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  1. #41
    Getting out as much as I can..which is never enough. :) Mags's Avatar
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    I met Jack several times over the years. His thoughts, ideas and opinions always came from an obvious love and passion for the Appalachian Trail.
    Paul "Mags" Magnanti
    http://pmags.com
    Twitter: @pmagsco
    Facebook: pmagsblog

    The true harvest of my life is intangible...a little stardust caught,a portion of the rainbow I have clutched -Thoreau

  2. #42
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    Terrible news. I was fortunate to meet him several times last year on my thru and he had a real presence about him. A tremendous loss.

  3. #43
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    Any possibility of replacing a shelter in his name via donations?


    Sent from my iPhone using Tapatalk

  4. #44
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    Better yet if he hated shelters tear down one and dedicate site with brnch etc in his name?


    Sent from my iPhone using Tapatalk

  5. #45
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    I remember seeing him for the first time on trail. I didn't who he was yet. But, I had heard of Baltimore Jack eagerly anticipating meeting this AT legend. By outward appearances he was the antithesis of everything I was led to believe a hiker and a legend should be. With young and naive ignorant judgments I saw this person as an out of work possibly homeless guy just rolling out from under the bushes, maybe a wayward down on his luck slightly overweight John Cougar Mellencamp incognito trying to find meaning, still reliving a late 70's rock concert, who smoked a Camel as he hiked, sometimes wearing a sleeveless cotton tee shirt and backward facing baseball cap like a hip hop artist with "attitude", and with way too heavy of outdated gear. This was a great lesson in itself that finally hit home after hearing it countless times, 'don't judge a book by it's cover.' Next lesson: HUMILITY, my way, my path or the way I know isn't everyone else's way, everyone's else's path. I learned to look outside myself. I learned hiking doesn't have to be characterized and defined by constant self serving narcissistic behavior. I was very fortunate to meet Baltimore Jack spending much time with him early on in an AT thru-hike that these lessons laid the groundwork for the entire AT experience. So apt, the quote by Buddha: "when the student is ready the teacher will appear." These are lessons some of us are in need of practicing. Jack was a great teacher to me.

  6. #46

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    Jack knew how to whisper in a troublemakers ear and cause them to vanish.
    Allways imagined the thinhs he may have whispered.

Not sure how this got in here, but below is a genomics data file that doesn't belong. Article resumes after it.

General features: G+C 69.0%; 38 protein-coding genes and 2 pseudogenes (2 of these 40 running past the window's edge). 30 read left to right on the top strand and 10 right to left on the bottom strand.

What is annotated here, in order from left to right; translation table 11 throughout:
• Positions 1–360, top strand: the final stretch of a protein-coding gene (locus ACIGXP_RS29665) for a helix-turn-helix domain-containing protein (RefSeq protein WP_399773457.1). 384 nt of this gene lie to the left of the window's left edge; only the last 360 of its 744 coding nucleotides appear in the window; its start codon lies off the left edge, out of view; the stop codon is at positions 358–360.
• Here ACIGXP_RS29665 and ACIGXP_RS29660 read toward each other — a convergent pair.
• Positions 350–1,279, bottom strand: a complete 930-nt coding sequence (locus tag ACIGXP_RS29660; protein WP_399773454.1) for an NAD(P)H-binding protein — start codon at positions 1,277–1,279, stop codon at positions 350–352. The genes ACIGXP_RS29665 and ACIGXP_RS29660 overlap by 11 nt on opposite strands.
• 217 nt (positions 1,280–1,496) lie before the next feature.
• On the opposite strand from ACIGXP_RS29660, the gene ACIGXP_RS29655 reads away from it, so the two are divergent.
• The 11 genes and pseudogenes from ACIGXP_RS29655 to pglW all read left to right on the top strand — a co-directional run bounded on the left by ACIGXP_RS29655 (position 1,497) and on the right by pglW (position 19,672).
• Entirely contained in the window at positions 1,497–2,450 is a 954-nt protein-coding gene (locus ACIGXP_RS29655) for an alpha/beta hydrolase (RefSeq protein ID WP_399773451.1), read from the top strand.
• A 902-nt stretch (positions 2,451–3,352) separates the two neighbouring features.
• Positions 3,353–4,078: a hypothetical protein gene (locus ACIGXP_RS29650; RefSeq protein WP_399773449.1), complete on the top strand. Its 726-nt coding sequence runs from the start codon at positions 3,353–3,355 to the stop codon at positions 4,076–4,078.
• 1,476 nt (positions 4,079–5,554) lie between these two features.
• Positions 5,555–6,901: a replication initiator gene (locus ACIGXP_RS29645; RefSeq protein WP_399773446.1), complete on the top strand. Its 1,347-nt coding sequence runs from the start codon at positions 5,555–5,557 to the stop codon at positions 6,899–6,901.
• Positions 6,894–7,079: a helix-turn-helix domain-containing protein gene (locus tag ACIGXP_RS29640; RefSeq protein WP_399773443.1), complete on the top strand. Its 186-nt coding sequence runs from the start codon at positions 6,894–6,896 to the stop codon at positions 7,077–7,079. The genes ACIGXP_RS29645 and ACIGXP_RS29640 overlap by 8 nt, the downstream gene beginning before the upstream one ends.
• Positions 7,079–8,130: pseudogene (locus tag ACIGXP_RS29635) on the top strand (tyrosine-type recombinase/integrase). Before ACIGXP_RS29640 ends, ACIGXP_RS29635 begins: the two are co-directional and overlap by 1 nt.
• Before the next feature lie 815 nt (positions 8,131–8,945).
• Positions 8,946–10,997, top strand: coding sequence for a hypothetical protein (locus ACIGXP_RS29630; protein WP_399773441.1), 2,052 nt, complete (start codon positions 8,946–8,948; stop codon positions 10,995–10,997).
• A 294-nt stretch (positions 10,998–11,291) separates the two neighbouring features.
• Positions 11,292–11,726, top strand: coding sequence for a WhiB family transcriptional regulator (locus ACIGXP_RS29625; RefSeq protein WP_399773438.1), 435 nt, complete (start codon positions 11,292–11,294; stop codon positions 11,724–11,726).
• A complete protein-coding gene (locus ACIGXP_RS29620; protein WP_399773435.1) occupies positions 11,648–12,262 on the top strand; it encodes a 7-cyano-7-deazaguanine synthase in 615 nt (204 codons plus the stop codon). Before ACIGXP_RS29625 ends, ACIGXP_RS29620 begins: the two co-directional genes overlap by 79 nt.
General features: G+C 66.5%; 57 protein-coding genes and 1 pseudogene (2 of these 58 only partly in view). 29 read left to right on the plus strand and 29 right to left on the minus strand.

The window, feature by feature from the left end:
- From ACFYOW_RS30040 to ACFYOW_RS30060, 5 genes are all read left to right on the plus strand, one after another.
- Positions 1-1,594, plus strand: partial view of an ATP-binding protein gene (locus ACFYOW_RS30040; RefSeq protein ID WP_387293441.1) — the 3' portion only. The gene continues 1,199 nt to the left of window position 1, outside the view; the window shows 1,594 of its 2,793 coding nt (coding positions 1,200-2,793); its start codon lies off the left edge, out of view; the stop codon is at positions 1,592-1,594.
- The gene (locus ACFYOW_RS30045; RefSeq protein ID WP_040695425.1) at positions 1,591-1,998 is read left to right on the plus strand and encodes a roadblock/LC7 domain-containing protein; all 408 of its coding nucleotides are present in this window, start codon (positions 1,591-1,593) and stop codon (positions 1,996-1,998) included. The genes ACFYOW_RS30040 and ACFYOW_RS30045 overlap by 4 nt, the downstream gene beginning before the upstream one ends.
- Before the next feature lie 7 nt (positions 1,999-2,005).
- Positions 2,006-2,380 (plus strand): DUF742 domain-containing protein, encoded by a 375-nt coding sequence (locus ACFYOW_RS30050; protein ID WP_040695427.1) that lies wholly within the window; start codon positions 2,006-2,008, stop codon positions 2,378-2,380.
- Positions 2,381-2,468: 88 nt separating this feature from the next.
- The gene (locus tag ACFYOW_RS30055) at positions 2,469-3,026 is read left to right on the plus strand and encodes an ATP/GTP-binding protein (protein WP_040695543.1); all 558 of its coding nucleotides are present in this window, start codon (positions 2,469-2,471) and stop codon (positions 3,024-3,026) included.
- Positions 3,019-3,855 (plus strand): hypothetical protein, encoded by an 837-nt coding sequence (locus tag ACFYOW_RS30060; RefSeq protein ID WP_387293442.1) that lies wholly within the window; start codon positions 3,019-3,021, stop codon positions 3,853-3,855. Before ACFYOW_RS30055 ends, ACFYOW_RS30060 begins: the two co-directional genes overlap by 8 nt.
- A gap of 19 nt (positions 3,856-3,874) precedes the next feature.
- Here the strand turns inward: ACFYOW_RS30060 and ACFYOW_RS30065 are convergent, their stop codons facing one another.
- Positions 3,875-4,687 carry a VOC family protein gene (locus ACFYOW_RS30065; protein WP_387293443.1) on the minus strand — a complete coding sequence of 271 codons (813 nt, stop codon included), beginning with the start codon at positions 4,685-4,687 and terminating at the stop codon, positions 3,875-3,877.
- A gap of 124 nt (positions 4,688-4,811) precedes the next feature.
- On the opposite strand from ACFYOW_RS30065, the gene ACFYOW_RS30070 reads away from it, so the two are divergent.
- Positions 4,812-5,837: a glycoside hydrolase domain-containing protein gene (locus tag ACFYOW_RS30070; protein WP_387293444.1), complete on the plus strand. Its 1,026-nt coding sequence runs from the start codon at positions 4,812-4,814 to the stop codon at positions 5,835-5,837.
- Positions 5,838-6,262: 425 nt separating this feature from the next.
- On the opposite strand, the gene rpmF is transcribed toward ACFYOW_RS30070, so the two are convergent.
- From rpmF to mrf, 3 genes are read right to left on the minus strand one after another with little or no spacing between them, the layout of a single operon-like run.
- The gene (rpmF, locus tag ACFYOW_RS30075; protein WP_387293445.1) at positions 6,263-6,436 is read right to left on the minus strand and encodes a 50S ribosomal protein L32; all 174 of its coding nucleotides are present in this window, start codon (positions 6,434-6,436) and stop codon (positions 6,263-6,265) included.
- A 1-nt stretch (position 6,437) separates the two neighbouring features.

In my head i hear jack in the very most polite voice ," um...it might be best if you slept a mile down the road, out of all the comotion of the law searching for you."
    He may have said....

    Jack was a compulsive giver.
    He would make up an excuse like," no, its fine.....i dont need it".
    When he did...

    Jack said you cant tell stupid people nuthin and that they would learn soon enough.
    a woman with burger size patties of thigh missing from chaffing asked if he thaught she would be fine to continue.
    Jack spoke calmly of her imediate danger of septic and she laughed and walked on bowlegged.
    It was those moments looking into jacks eyes, i had a friend who saw as i, the worlds woes.

    The inner family is cryin hard now.
    But we will stop .
    Jack was a big man. We have alot to cry about.
    We all feel lost.
    thats cause the biggest tree fell and were standin in shock.
    Later, and forever, we will dance.
    We will revere the place and make it sing with the laughter of hikerdom.
    So many tears cause many new green things to grow.
    Just had a good long cry.
    may have a short one later.
    Dosnt matter.
    I have him still in this family.

  7. #47
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    Quote Originally Posted by mweinstone View Post
    Jack knew how to whisper in a troublemakers ear and cause them to vanish.
    Allways imagined the thinhs he may have whispered.
    In my head i hear jack in the very most polite voice ," um...it might be best if you slept a mile down the road, out of all the comotion of the law searching for you."
    He may have said....

    Jack was a compulsive giver.
    He would make up an excuse like," no, its fine.....i dont need it".
    When he did...

    Jack said you cant tell stupid people nuthin and that they would learn soon enough.
    a woman with burger size patties of thigh missing from chaffing asked if he thaught she would be fine to continue.
    Jack spoke calmly of her imediate danger of septic and she laughed and walked on bowlegged.